8. One of your false doctrines is, that flesh is unclean on account of mixture with the race of darkness. But this would make not only flesh unclean, but your God himself, in that part which he sent to become subject to absorption and contamination, in order that the enemy might be conquered and taken captive. Besides, on account of this mixture, all that you eat must be unclean. But you say flesh is especially unclean. It requires patience to listen to all their absurd reasons for this peculiar impurity of flesh. I will mention only what will suffice to show the inveterate folly of these critics of the Old Testament, who, while they denounce flesh, savor only fleshly things, and have no sort of spiritual perception. And a lengthy discussion of this question may perhaps enable us to dispense with saying much on some other points. The following, then, is an account of their vain delusions in this matter:--In that battle, when the First Man ensnared the race of darkness by deceitful elements, princes of both sexes belonging to this race were taken. By means of these princes the world was constructed; and among those used in the formation of the heavenly bodies, were some pregnant females. When the sky began to rotate, the rapid circular motion made these females give birth to abortions, which, being of both sexes, fell on the earth, and lived, and grew, and came together, and produced offspring. Hence sprang all animal life in earth, air, and sea.(2) Now if the origin of flesh is from heaven, that is no reason for thinking it especially unclean. Indeed, in this construction of the world, they hold that these principles of darkness were arranged higher or lower, according to the greater or less amount of good mixed with them in the construction of the various parts of the world. So flesh ought to be cleaner than vegetables which come out of the earth, for it comes from heaven. And how irrational to suppose that the abortions, before becoming animate, were so lively, though in an abortive state, that after failing from the sky, they could live and multiply; whereas, after becoming animate, they die if brought forth prematurely, and a fall from a very moderate height is enough to kill them! The kingdom of life in contest with the kingdom of death ought to have improved them, by giving them life instead of making them more perishable than before. If the perishableness is a consequence of a change of nature, it is wrong to say that there is a bad nature. The change is the only cause of the perishableness. Both natures are good, though one is better than the other. Whence then comes the peculiar impurity of flesh as it exists in this world, sprung, as they say, from heaven? They tell us, indeed, of the first bodies of these principles of darkness being generated like worms from trees of darkness; and the trees, they say, are produced from the five elements. But supposing that the bodies of animals come in the first place from trees, and afterwards from heaven, why should they be more unclean than the fruit of trees? Perhaps it will be said that what remains after death is unclean, because the life is no longer there. For the same reason fruits and vegetables must be unclean, for they die when they are pulled or cut. As we saw before, the elect get others to bring their food to them, that they may not be guilty of murder. Perhaps, since they say that; every living being has two souls, one of the race of light, and the other of the race of darkness, the good soul leaves at death, and the bad soul remains. But, in that case, the animal would be as much alive as it was in the kingdom of darkness, when it had only the soul of its own race, with which it had rebelled against the kingdom of God. So, since both souls leave at death, why call the flesh unclean, as if only the good soul had left? Any life that remains must be of both kinds; for some remains of the members of God are found, we are told, even in filth. There is therefore no reason for making flesh more unclean than fruits. The truth is, they pretend to great chastity in holding flesh unclean because it is generated. But if the divine body is more grossly shut in by flesh, there is all the more reason that they should liberate it by eating. And there are innumerable kinds of worms not produced from sexual intercourse; some in the neighborhood of Venice come from trees, which they should eat, since there is not the same reason for their being unclean. Besides, there are the frogs produced by the earth after a shower of rain.(1) Let them liberate the members of their God from these. Let them rebuke the mistake of mankind in preferring fowls and pigeons produced from males and females to the pure frogs, daughters of heaven and earth. By this theory, the first principles of darkness produced from trees must be purer than Manichæus, who was produced by generation; and his followers, for the same reason, must be less pure than the lice which spring from the perspiration of their bodies. But if everything that comes from flesh is unclean, because the origin of flesh itself is unclean, fruits and vegetables must also be unclean, because they are manured with dung. After this, what becomes of the notion that fruits are cleaner than flesh? Dung is the most unclean product of flesh, and also the most fertilizing manure. Their doctrine is, that the life escapes in the mastication and digestion of the food, so that only a particle remains in the excrement. How is it, then, that this particle of life has such an effect on the growth and the quality of your favorite food? Flesh is nourished by the productions of the earth, not by its excrements; while the earth is nourished by the excrements of flesh, not by its productions. Let them say which is the cleaner. Or let them turn from being unbelieving and impure to whom nothing is clean, and join with us in embracing the doctrine of the apostle, that to the pure all things are pure; that the earth is the Lord's, and the fullness thereof; that every creature of God is good. All things in nature are good in their own order; and no one sins in using them, unless, by disobedience to God, he transgresses his own order, and disturbs their order by using them amiss.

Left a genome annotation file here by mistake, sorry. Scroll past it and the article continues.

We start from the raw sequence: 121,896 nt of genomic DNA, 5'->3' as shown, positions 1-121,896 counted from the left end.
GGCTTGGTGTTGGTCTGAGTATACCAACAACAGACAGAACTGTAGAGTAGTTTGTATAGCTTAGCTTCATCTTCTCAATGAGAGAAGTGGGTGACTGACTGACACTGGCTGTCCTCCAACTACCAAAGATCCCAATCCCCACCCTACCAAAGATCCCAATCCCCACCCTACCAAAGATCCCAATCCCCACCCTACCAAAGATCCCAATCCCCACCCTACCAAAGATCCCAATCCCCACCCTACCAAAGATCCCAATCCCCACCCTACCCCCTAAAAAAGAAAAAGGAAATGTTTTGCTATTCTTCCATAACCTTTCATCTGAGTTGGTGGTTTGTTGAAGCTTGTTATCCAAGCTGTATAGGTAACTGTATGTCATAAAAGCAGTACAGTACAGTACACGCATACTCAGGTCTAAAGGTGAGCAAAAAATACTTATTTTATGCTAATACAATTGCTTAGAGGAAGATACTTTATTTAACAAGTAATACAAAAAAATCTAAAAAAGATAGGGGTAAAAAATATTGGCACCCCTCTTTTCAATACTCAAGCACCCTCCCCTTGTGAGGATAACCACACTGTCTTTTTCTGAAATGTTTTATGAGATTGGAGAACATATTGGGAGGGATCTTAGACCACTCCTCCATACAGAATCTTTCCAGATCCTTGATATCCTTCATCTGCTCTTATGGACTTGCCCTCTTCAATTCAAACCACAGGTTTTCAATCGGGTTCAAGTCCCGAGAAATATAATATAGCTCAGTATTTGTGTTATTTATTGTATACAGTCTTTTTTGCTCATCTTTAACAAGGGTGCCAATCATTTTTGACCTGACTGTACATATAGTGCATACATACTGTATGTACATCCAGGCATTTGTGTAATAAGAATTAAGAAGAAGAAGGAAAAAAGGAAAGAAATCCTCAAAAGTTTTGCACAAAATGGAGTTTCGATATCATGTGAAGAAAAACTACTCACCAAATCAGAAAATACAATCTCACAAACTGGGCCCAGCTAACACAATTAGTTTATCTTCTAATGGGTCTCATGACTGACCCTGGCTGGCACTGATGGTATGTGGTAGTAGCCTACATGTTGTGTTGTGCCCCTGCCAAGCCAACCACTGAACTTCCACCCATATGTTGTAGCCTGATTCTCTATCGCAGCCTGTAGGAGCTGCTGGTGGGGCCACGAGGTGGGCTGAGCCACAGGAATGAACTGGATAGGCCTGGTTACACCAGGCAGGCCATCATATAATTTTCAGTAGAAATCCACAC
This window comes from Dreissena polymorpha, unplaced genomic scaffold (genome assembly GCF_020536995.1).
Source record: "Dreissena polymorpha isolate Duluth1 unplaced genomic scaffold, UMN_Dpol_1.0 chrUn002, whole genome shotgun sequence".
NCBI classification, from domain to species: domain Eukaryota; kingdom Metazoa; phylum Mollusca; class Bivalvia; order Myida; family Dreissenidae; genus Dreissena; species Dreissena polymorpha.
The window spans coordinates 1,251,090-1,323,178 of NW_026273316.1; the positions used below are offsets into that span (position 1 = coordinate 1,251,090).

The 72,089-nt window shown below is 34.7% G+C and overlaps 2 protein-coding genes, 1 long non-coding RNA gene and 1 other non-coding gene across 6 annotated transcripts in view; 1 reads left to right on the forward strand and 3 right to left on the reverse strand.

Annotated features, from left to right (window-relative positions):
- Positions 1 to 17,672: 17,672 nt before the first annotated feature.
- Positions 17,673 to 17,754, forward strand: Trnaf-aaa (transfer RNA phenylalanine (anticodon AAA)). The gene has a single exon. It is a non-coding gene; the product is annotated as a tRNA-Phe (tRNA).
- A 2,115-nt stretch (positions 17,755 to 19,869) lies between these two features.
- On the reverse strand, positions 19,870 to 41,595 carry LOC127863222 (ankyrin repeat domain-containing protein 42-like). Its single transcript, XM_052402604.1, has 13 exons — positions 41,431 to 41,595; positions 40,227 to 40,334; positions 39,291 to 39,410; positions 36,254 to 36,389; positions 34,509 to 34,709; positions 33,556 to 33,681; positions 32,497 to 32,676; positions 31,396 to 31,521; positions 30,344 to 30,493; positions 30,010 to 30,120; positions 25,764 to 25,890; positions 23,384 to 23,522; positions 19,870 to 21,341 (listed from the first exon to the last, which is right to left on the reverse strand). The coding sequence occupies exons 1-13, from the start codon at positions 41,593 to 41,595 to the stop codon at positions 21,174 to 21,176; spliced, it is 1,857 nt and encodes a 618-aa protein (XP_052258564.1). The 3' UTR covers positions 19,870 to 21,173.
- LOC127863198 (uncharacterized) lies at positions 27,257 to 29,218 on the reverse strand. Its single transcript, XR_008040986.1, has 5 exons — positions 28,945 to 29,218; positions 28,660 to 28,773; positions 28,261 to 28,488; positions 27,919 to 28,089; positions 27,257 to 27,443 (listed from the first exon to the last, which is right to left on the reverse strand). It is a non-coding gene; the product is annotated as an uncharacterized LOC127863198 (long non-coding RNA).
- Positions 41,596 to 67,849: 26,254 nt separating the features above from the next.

9. The elders who pleased God kept their own order by their obedience, in observing, according to God's arrangement, what was appointed as suitable to certain times. So, although all animals intended for food are by nature clean, they abstained from some which had then a symbolical uncleanness, in preparation for the future revelation of the things signified. And so with regard to unleavened bread and all such things, in which the apostle says there was a shadow of future things, neglect of their observance under the old dispensation, when this observance was enjoined, and was employed to prefigure what was afterwards to be revealed, would have been as criminal, as it would now be foolish in us, after the light of the New Testament has arisen, to think that these predictive observances could be of any use to us. On the other hand, since the Old Testament teaches us that the things now revealed were so long ago prefigured, that we may be firm and faithful in our adherence to them, it would be blasphemy and impiety to discard these books, simply because the Lord requires of us now not a literal, but a spiritual and intelligent regard to their contents. They were written, as the apostle says, for our admonition, on whom the end of the world is come.(1) "For whatsoever things were written aforetime were written for our learning." (2) Not to eat unleavened bread in the appointed seven days was a sin in the time of the Old Testament; in the time of the New Testament it is not a sin. But having the hope of a future world through Christ,who makes us altogether new by clothing our souls with righteousness and our bodies with immortality,to believe that the bondage and infirmity of our original corruption will prevail over us or over our actions, must continue to be a sin, till the seven days of the course of time are accomplished. In the time of the Old Testament, this, under the disguise of a type, was perceived by some saints. In the time of the New Testament it is fully declared and publicly preached. (3)